Israel’s War Against Palestine: Documenting the Military Occupation of Palestinian and Arab Lands

David Gardner: Iraq intelligence fiasco could happen again

24 July 2010

By David Gardner, Financial Times – 22 July 2010

So now we know. Iraq posed no real threat prior to the Anglo-American invasion of March 2003. There was no credible intelligence to suggest any link between Saddam Hussein and Osama bin Laden. But what the assault on Iraq did do was proliferate jihadism across the Middle East and incubate Islamist extremism in the UK, leading to the London Tube and bus bombings five years ago and 15 other “substantial plots”.

“Arguably we gave Osama bin Laden his Iraqi jihad,” Eliza Manningham-Buller, former director-general of MI5, the British domestic security service, told the UK war inquiry this week.”

There are those who say there is nothing new about this. We have known it all for some time. Moreover, those, in and outside government, with more than a cursory knowledge of the region, knew it well enough beforehand. But what makes Lady Manningham-Buller’s testimony so devastating is that this was the advice her service gave Tony Blair’s government at the time. Indeed, MI5 refused a request “to put in some low-grade” intelligence to beef up the September 2002 government document making the case for war “because we didn’t think it was reliable”.

As documents released by the inquiry make clear, the government was warned the invasion would increase the threat of terrorism to the UK. All this was disregarded, as Mr Blair embarked determinedly on his great adventure with George W. Bush into the mire of Mesopotamia, creating laboratory conditions for the urban warfare urged on jihadis by Ayman al-Zawahiri, al-Qaeda’s strategist.

It is now harder than ever to avoid the conclusion that the Bush and Blair governments cherry-picked morsels of intelligence. Why does any of this matter now?

Aside from Lady Manningham-Buller’s account, the most suggestive reasons are to be found in the testimony this month of Carne Ross, a UK diplomat in charge of the Iraq dossier at the United Nations, who resigned from the Foreign Office over the war. Mr Ross, basing his exposition on prewar documents and government policy consensus, says containment of Saddam was working but neither the UK nor the US seemed interested in taking obvious steps to reinforce it. Instead, they gradually exaggerated the threat he posed, suppressing contrary opinion.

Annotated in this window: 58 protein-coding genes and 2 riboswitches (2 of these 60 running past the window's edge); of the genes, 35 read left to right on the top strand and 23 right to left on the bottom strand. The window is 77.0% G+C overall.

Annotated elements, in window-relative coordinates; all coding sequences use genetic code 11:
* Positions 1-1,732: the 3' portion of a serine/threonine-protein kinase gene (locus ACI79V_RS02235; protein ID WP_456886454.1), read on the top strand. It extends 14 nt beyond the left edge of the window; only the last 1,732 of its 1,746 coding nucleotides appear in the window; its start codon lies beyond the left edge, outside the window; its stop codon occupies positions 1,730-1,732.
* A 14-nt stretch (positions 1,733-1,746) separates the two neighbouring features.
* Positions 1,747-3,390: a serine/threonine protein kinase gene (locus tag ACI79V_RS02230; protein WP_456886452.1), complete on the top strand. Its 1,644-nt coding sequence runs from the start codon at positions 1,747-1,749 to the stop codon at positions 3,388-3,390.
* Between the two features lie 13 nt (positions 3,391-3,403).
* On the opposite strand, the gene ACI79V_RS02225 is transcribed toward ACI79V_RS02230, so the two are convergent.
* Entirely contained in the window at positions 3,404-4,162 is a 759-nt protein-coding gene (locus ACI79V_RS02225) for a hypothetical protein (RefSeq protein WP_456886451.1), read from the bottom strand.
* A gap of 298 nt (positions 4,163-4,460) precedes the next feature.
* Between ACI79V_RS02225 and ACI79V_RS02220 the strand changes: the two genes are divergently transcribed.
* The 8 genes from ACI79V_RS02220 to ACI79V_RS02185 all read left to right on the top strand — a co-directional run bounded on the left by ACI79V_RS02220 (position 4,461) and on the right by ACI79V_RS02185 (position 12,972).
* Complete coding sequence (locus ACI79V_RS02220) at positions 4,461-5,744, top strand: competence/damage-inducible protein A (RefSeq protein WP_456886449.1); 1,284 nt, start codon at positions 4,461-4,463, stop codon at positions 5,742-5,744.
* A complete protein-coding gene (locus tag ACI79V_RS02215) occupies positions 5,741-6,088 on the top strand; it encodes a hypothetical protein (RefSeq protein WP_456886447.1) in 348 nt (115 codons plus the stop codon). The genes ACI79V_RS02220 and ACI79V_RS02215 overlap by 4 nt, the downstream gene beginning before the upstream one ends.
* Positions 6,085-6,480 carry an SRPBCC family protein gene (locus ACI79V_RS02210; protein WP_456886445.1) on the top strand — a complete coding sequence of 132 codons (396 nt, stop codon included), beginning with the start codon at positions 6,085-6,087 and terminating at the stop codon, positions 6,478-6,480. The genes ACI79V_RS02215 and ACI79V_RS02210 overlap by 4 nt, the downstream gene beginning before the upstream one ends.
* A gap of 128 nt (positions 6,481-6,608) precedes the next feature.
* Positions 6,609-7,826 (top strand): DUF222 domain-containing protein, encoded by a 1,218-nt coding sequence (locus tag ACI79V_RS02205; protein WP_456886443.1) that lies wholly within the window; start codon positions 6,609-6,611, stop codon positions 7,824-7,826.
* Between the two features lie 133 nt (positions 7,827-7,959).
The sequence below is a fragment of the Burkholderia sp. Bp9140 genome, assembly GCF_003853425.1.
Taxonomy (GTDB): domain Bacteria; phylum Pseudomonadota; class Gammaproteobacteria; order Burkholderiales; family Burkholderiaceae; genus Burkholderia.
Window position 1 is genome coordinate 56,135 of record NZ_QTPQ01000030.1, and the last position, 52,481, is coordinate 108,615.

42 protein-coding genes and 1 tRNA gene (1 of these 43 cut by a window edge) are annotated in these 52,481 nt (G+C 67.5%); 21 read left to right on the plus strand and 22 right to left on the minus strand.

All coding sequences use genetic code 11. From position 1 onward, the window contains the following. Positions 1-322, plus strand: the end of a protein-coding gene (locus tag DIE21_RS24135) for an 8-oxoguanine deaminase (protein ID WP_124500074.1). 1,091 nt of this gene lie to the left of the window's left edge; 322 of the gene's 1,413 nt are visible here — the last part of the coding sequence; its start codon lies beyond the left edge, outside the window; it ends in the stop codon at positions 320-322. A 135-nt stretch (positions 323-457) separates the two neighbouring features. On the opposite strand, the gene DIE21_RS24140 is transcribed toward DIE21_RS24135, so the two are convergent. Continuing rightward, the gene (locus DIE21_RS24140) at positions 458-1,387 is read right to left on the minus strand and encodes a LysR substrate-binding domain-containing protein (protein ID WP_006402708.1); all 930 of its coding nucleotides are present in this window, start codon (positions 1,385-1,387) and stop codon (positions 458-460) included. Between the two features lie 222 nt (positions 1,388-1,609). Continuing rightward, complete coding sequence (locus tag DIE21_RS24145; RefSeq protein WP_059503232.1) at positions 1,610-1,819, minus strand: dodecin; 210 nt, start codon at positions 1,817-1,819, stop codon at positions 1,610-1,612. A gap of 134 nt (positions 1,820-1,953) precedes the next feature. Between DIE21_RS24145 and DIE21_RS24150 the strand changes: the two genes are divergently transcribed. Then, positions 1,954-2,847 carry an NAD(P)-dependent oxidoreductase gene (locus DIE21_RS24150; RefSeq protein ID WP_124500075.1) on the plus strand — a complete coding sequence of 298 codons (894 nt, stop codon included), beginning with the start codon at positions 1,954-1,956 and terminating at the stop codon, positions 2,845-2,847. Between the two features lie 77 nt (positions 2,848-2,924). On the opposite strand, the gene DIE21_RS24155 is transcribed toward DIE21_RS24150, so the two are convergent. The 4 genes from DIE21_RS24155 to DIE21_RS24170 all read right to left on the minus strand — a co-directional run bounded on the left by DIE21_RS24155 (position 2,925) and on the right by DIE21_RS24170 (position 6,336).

“This process of exaggeration was gradual, and proceeded by accretion and editing from document to document, in a way that allowed those participating to convince themselves that they were not engaged in blatant dishonesty. But this process led to highly misleading statements about the UK assessment of the Iraqi threat that were, in their totality, lies,” Mr Ross said.

Why is all this so important? Because it lays bare the ways in which governments can ignore reasoned advice, embellish fragmentary evidence and manipulate public opinion over matters as great as going to war – and that this could happen again. There is now a ratcheting up of the threat posed by Iran’s nuclear ambitions, since the International Atomic Energy Agency, the UN’s nuclear watchdog, in February came close to accusing Tehran of running a covert atomic weapons programme.

Clearly, the clerical regime in Tehran does want the deterrent capability to make a bomb: mastery of the nuclear fuel cycle and almost certainly the ballistic ability to build a weapon. But there is no evidence it has decided to move from capability to weaponisation. Even top securocrats acknowledge the intelligence for this is thin.

The US intelligence consensus remains there is no evidence Tehran has decided to build a bomb. But there is an update of the National Intelligence Estimate on Iran in the works – and a lot of speculation about why it keeps on being delayed.

Ahead of its arrival, it is worth pondering the main lesson Lady Manningham-Buller draws from the Iraq intelligence fiasco: “The main one would be the danger of over-reliance on fragmentary intelligence in deciding whether or not to go to war. If you are going to go to war, you need a pretty high threshold, and I think there are very few who would argue that the intelligence [on Iraq] was substantial enough on which to make that decision.”

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